So during the pandemic, I spent a lot of time doing video editing. And I was even thinking maybe I should go like become a YouTuber full-time. But then I realized that with this number of views, I should probably keep my job as a software engineer for a bit longer.

So what does it mean to edit videos? So I used a tool called Final Cut Pro. And I felt that it was built like many, many years ago and didn't have all of the AI advancements that we've seen recently. So for example, I bought a $20 green screen. And I need to pick the green color and the range in order to remove it. And as you can see, there's some shadows behind me in the picture. And it wasn't properly removed. Then in order to cut, I want to know what am I actually saying to know which part I should be cutting. But I only got the sound waves and not the actual words spoken. On the other side, I was looking at the JavaScript, like the browser news, and I saw a lot of super exciting stuff happening. So we can start doing encoding and decoding with WebCodecs. TensorFlow.js lets you remove the background from the video. And then, Whisper is letting you take what I'm saying into actual words. So we had seemingly all of the building blocks in order to be able to do a really good video editor powered by AI, but unfortunately, I wasn't able to get all the way there. And this talk is going to be the story of why.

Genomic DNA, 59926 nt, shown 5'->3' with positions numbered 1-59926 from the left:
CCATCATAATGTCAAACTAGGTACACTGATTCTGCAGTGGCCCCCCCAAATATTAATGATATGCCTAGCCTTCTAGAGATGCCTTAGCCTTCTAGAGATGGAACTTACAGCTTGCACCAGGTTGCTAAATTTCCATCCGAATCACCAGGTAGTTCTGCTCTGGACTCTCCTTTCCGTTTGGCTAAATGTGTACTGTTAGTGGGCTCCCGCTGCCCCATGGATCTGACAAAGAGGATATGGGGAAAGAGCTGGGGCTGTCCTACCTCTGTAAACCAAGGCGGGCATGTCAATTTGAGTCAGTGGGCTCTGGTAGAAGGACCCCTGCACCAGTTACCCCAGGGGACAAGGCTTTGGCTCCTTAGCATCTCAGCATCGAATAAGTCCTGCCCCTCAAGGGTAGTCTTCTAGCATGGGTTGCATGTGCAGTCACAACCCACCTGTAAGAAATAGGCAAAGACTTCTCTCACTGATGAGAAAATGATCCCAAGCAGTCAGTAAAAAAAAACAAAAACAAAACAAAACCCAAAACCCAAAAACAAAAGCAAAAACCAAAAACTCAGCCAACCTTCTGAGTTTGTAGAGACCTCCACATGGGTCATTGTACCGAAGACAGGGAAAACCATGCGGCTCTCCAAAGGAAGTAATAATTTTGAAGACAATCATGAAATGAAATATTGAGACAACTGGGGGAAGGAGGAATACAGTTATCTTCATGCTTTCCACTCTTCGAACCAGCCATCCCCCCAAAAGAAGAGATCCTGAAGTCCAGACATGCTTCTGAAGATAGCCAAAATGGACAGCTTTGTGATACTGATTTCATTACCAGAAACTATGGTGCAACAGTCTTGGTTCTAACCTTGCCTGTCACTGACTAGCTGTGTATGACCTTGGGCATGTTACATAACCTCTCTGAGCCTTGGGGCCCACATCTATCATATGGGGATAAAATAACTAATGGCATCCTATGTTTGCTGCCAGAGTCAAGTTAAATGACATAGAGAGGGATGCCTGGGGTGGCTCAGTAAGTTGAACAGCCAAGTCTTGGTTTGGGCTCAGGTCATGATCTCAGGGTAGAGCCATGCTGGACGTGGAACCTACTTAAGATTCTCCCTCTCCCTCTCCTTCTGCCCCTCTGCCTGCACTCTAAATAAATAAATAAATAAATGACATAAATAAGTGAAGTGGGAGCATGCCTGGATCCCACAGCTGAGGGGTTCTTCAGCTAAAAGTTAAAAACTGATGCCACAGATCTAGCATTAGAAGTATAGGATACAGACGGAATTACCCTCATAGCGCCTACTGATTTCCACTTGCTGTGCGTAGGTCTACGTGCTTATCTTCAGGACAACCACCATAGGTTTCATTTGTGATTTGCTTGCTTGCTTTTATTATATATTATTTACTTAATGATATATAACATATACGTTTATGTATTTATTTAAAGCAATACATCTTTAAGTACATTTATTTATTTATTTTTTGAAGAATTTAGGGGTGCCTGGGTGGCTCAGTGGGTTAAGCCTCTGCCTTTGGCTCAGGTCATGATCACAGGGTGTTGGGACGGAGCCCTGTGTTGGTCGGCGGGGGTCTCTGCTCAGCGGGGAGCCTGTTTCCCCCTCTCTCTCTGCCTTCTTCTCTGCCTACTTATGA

So usually when I walk into some new product like this, there's some things that I think are true I'm going to use to base all of the things I'm doing upon. But there were three things in this case that were not true. So the first one is that time only travels forward. The second is that when you encode one frame, you're getting one frame back. And finally that WASM is faster than JavaScript for video decoding. So if you want to know why this is not true, buckle up. We're getting to it. So let's start with thinking about making a video.

2. Video Editing API and Image Compression

Short description: